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Paris Peace Treaties, 1947

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Title: Paris Peace Treaties, 1947  
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Subject: First Vienna Award, Aftermath of World War II, Soviet occupation of Romania, Treaty of Peace with Italy, 1947, Northern Transylvania
Collection: 1947 in Bulgaria, 1947 in Finland, 1947 in Italy, 1947 in Romania, 1947 in the Soviet Union, 20Th Century in Paris, Aftermath of World War II, Bulgaria–soviet Union Relations, Finland–soviet Union Relations, Hungary–soviet Union Relations, Italy–soviet Union Relations, Italy–united States Relations, Italy–yugoslavia Relations, Peace Treaties of Bulgaria, Peace Treaties of Finland, Peace Treaties of France, Peace Treaties of Hungary, Peace Treaties of Italy, Peace Treaties of Romania, Peace Treaties of the Soviet Union, Peace Treaties of the United Kingdom, Peace Treaties of the United States, Romania–soviet Union Relations, Treaties Concluded in 1947, Treaties Entered Into Force in 1947, Treaties of Italy, Treaties of the French Fourth Republic, Treaties of the Kingdom of Romania, Treaties of the People's Republic of Bulgaria, Treaties of Yugoslavia, World War II Treaties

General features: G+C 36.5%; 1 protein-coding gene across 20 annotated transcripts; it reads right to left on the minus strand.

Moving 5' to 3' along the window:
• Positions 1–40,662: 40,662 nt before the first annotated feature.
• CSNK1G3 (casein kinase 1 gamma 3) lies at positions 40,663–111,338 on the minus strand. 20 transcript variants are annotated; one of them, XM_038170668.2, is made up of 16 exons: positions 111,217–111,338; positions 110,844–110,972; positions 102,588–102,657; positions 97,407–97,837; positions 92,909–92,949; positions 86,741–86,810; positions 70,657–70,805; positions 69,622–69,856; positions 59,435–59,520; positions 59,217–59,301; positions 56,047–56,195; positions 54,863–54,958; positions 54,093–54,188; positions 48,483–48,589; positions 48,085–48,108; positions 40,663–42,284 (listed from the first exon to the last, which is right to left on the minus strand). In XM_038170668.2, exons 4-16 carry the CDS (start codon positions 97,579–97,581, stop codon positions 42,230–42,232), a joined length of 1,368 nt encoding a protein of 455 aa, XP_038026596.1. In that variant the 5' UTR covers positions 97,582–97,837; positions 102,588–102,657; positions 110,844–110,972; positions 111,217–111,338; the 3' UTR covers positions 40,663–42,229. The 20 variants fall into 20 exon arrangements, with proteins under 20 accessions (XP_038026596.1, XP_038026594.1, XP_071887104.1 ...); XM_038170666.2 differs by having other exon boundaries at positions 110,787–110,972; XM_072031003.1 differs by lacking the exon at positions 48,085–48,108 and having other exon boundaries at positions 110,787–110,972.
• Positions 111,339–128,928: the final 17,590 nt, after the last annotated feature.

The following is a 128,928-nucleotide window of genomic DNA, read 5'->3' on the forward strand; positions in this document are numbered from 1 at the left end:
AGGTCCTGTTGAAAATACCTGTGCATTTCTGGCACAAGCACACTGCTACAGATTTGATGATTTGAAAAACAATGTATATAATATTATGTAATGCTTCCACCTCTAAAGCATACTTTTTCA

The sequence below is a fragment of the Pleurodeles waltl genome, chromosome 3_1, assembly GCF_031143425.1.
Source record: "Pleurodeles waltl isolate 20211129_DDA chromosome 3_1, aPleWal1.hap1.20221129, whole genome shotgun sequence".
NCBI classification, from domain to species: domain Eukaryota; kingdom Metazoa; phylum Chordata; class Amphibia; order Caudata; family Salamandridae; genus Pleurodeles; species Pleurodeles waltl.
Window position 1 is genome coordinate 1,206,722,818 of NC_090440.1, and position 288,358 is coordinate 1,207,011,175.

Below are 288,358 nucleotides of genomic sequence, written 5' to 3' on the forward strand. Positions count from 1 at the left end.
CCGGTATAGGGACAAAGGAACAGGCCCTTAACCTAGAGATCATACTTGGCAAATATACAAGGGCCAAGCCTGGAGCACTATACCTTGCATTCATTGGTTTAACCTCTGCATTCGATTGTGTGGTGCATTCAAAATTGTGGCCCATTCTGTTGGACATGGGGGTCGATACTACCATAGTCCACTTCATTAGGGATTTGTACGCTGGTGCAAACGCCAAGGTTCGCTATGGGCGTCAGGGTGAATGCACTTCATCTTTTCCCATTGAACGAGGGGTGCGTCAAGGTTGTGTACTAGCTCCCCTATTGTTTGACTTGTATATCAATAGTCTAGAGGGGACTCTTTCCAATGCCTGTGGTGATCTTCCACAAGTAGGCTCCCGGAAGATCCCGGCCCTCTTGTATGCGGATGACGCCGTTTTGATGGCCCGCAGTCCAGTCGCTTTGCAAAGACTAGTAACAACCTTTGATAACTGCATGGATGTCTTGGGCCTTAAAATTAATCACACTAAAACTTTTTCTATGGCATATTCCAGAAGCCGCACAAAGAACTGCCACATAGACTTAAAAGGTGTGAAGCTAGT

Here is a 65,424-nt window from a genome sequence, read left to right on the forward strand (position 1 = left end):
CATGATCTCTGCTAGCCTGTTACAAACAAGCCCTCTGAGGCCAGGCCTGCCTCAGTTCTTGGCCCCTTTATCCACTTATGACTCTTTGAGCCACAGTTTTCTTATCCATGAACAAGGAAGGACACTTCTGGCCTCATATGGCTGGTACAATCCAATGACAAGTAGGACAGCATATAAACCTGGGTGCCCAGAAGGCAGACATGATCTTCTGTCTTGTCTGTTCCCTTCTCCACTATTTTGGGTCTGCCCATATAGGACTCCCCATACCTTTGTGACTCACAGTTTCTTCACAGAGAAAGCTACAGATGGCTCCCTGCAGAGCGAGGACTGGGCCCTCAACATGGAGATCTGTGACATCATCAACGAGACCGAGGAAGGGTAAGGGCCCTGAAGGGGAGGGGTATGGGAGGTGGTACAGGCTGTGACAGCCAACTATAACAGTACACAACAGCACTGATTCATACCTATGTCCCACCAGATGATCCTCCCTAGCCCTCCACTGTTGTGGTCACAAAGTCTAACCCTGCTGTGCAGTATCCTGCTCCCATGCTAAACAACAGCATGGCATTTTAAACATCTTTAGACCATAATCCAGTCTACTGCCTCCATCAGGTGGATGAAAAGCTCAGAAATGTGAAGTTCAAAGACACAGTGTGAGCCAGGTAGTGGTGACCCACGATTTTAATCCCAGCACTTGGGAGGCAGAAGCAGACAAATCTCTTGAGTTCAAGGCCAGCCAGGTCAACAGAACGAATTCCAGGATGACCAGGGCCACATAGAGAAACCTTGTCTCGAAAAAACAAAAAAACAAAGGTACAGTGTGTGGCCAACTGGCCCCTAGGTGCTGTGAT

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Paris Peace Treaties, 1947

Canadian representatives at the Paris Peace Conference, Palais du Luxembourg. (L.-r.:) Norman Robertson, Rt. Hon. William Lyon Mackenzie King, Hon. Brooke Claxton, Arnold Heeney

The Paris Peace Treaties were signed on 10 February 1947, as the outcome of the Paris Peace Conference, held from 29 July to 15 October 1946. The victorious wartime Allied powers (principally the United States, Soviet Union, United Kingdom, and France) negotiated the details of peace treaties with Italy, Romania, Hungary, Bulgaria, and Finland following the end of World War II in 1945.

The treaties allowed Italy, Romania, Hungary, Bulgaria, and Finland to resume their responsibilities as sovereign states in international affairs and to qualify for membership in the United Nations.

The settlement elaborated in the peace treaties included payment of war reparations, commitment to minority rights and territorial adjustments including the end of the Italian Colonial Empire in Africa, Greece and Albania, as well as changes to the Italian–Yugoslav, Hungarian–Czechoslovak, Soviet–Romanian, Bulgarian–Romanian, French–Italian and Soviet–Finnish borders.


  • Political clauses 1
  • Border changes 2
  • War reparations 3
  • See also 4
  • External links 5

Political clauses